FCA secures orders for victims of unauthorised share scheme; Nearly £3.62m in restitution
The Financial Conduct Authority (FCA), the conduct regulator for financial services firms and financial markets in the UK, has issued today a press release to inform that the High Court today ordered four individuals and one company to pay nearly £3.62m in restitution to members of the public who bought shares that were promoted unlawfully.
In accordance with the FCA press release:
Following an investigation by the Financial Conduct Authority (FCA), the Court ordered that:
- The directors of Our Price Records (OPR), Lee Skinner and Karen Ferreira, should pay £3,619,352 and £2,792,889 respectively in restitution for their roles in the unlawful promotion of OPR shares to the public. The Court also found that Mr Skinner was aware that OPR was making false or misleading statements and dishonestly concealing material facts in its promotional material.
- Marketing agents Clive Mongelard (aka Clive Harris), Tyrone Miller and Venor Associates Ltd (“Venor”), who operated under the name “Gemini”, are jointly and severally liable to pay £1,207,050 in restitution for their roles in the unlawful promotion of OPR shares and for arranging for investors to acquire shares in OPR without authorisation. The Court also found that Venor advised investors on the merits of acquiring shares in OPR without authorisation and made false or misleading statements to consumers. Mr Mongelard was found to be involved in these breaches.
- The FCA may not recover a total sum from all the Defendants greater than the total investor losses of £3,619,352.
Mark Steward, Executive Director of Enforcement and Market Oversight at the FCA, said:
‘Investors should stay clear of any unsolicited investment offers from unauthorised advisers or brokers. These businesses are breaking the law and will almost certainly lead to investment losses.
‘The FCA is able to take punitive and remedial action in some cases but the best protection is to avoid these types of offers completely.’
OPR was a start-up company which promoted other companies’ products through its website for a commission. After initially failing to secure any investment from high net worth or sophisticated investors through an FCA authorised firm, OPR sought to raise funds from retail customers through two share offerings. OPR promoted them through unauthorised marketing agents who telephoned members of the public. The first share offering took place between October 2014 and March 2015 at 60p per share, and the second between March 2015 and November 2015 at £1 a share. A total of £3,619,352 was raised from 259 investors with individual investments ranging between £1,200 and £252,000.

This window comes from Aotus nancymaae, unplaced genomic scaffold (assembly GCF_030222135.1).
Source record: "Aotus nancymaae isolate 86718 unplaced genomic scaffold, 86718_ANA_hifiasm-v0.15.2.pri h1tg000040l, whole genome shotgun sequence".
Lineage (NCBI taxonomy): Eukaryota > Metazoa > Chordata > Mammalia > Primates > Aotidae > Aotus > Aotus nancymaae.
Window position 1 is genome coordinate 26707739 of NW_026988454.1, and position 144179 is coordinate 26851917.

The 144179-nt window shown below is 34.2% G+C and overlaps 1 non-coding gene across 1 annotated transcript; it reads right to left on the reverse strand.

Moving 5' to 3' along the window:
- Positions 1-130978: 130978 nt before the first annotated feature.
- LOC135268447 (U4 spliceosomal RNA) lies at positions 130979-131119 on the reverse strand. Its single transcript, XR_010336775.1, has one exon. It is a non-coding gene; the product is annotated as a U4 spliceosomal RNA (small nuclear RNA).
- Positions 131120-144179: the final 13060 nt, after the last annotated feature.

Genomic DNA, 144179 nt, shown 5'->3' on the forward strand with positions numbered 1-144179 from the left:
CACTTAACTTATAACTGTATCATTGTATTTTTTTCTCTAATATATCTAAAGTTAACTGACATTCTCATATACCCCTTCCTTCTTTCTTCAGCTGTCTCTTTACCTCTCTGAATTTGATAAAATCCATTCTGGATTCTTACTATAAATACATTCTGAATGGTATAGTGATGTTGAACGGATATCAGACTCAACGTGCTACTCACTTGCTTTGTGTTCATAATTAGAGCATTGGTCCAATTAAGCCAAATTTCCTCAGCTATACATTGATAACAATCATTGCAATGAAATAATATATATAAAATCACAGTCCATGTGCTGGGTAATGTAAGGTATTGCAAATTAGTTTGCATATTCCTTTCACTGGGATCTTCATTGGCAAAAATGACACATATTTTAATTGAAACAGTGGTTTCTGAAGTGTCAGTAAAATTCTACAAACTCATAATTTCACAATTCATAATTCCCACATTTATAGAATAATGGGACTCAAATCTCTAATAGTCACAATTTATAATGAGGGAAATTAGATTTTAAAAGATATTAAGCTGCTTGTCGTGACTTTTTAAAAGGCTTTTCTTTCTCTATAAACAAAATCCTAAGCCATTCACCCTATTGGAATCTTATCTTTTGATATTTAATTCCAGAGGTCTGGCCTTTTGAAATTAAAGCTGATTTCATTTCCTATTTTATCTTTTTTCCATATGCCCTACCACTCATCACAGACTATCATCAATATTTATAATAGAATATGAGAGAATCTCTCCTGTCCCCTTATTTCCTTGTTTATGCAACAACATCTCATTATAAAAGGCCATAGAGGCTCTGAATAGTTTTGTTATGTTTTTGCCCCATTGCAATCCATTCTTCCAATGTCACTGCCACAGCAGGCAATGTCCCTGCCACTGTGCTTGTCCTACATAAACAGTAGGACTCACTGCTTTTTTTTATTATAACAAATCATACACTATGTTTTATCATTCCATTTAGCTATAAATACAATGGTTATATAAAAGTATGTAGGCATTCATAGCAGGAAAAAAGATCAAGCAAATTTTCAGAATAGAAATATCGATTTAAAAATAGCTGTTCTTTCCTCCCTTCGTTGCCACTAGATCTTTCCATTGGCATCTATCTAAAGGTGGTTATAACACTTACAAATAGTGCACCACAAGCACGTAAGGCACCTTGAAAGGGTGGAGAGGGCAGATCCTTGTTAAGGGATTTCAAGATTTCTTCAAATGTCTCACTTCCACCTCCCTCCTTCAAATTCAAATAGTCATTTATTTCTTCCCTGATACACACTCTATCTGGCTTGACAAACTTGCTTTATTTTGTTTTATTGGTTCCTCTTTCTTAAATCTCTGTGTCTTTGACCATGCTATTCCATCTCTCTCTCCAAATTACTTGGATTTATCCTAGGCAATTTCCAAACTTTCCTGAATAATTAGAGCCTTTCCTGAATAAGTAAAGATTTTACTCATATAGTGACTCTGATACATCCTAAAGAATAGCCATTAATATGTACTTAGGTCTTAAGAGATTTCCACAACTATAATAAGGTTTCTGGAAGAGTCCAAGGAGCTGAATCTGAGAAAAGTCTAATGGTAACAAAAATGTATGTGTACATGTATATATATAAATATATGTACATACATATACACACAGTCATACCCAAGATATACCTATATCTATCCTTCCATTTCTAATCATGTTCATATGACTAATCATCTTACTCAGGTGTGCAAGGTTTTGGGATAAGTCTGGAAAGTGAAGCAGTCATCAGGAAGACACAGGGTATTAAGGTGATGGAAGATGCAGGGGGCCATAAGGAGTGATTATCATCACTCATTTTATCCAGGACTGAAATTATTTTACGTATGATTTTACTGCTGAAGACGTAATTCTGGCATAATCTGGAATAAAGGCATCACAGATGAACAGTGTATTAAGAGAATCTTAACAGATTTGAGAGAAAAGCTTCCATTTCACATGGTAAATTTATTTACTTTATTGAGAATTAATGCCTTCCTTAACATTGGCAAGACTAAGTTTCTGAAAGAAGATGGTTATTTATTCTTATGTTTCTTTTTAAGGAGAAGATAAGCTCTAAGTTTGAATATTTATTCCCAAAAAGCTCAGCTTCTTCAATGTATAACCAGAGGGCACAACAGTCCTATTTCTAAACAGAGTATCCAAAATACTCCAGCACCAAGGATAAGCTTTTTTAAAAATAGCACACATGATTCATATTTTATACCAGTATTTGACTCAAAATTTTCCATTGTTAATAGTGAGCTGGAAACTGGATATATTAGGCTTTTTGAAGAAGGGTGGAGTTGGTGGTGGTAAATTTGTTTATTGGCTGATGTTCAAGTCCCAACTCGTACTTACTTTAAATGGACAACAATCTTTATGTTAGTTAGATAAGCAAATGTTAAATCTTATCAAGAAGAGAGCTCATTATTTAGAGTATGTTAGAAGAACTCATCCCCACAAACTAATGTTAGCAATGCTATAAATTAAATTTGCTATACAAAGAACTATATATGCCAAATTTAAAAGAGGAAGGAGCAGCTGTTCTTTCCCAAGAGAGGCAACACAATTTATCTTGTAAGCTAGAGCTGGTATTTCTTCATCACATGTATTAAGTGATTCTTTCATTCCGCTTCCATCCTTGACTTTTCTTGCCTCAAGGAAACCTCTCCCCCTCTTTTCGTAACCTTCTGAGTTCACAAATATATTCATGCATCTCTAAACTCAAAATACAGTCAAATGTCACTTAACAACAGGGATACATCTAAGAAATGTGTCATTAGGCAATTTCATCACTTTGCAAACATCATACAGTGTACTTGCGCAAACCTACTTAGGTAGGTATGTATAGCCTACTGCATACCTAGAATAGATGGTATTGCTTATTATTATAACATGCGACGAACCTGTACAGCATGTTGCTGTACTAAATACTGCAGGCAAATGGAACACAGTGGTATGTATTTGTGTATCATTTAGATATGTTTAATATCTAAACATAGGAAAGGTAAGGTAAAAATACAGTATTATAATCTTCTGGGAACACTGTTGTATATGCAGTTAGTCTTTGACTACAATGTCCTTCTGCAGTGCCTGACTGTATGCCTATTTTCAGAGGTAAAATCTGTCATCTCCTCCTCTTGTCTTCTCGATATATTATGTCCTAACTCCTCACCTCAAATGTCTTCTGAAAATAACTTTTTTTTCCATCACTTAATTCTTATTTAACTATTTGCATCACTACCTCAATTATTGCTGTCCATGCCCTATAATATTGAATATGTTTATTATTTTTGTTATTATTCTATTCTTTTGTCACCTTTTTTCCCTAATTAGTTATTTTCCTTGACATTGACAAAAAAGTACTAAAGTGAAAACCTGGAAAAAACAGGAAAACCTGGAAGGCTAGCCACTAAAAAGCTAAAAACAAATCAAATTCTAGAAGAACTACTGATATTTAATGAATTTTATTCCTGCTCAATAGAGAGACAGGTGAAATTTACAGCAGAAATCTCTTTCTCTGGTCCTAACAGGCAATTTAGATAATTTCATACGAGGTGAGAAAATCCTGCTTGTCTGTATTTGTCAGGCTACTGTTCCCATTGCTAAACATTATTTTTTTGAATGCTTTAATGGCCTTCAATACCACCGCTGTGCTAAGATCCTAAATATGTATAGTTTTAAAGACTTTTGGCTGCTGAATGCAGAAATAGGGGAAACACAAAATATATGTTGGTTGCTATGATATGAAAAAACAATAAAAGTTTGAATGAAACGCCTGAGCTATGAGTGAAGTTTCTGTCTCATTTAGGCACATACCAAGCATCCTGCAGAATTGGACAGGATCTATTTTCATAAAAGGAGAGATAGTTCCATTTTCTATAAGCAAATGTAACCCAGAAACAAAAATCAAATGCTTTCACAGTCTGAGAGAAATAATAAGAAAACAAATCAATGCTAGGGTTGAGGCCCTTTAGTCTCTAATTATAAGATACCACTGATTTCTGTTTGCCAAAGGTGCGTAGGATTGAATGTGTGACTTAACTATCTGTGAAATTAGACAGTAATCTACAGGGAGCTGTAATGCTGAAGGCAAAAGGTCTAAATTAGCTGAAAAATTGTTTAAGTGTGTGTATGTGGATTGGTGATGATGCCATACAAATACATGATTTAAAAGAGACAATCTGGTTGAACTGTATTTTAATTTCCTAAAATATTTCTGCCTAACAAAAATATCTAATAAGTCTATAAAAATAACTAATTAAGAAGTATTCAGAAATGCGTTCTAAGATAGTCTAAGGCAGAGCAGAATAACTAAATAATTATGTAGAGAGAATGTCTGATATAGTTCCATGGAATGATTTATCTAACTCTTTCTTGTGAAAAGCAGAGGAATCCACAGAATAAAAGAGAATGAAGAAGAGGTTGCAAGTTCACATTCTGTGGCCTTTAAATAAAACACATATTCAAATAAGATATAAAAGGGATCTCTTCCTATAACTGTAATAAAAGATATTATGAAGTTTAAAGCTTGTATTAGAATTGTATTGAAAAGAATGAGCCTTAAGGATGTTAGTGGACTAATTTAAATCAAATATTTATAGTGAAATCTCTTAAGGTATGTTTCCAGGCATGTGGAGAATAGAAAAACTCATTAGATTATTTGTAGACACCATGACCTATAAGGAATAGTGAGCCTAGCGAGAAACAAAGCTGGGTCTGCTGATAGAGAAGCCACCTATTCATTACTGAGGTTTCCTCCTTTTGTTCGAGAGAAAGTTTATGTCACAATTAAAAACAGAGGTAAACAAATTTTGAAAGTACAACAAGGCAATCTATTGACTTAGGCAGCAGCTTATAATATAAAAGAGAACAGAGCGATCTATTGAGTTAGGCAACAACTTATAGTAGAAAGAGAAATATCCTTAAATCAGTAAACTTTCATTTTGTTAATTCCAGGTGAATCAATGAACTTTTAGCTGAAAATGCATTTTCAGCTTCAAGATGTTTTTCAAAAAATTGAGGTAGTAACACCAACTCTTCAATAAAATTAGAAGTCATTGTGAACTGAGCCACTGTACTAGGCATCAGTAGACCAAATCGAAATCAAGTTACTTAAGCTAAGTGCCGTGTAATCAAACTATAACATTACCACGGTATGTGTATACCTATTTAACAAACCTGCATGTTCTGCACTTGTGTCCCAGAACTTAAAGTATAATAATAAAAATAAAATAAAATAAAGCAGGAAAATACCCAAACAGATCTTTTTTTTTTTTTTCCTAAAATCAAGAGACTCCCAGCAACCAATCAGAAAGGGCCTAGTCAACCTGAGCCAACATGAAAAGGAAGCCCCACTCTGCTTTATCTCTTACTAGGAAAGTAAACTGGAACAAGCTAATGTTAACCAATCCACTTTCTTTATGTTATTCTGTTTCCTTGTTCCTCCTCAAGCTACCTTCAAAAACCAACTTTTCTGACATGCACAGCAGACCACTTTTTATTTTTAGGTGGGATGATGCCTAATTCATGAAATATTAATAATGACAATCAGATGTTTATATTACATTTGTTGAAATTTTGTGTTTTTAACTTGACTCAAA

The majority of the investors were introduced by Venor and Miller & Osbourne Associates Ltd (“M&O”). Mr Mongelard was the director of Venor and Mr Miller was the director of M&O, but they operated the businesses together under the name Gemini Asset Management.
The Court found that:
- Mr Skinner misled an accountancy practice into producing letters purporting to approve OPR’s financial promotions, despite the fact that unauthorised accountancy practices cannot approve financial promotions.
- OPR’s marketing materials contained misleading or false statements. They did not disclose that marketing agents received circa 50% commission on the gross amount raised on any sale of shares by them and that a large part of the remaining funds invested by shareholders was funnelled to Mr Skinner via two shell companies. It also did not disclose accurately the status of trademark proceedings that had been brought against OPR.
- Venor included false and misleading statements in the scripts it used during sales calls, including that OPR was a very fast-growing company, that Mr Skinner was a personal friend of Richard Branson and that the band Madness had agreed to appear for free in an advert for OPR.
M&O was dissolved on 6 August 2019.
OPR entered administration on 25 April 2017, when responsibility for the remaining funds passed to the administrators: Harrisons Business Recovery and Insolvency Limited
Subject to any appeals that may arise from today’s decision, the FCA will take steps to recover monies from the Defendants, so that it can return them to the investors.
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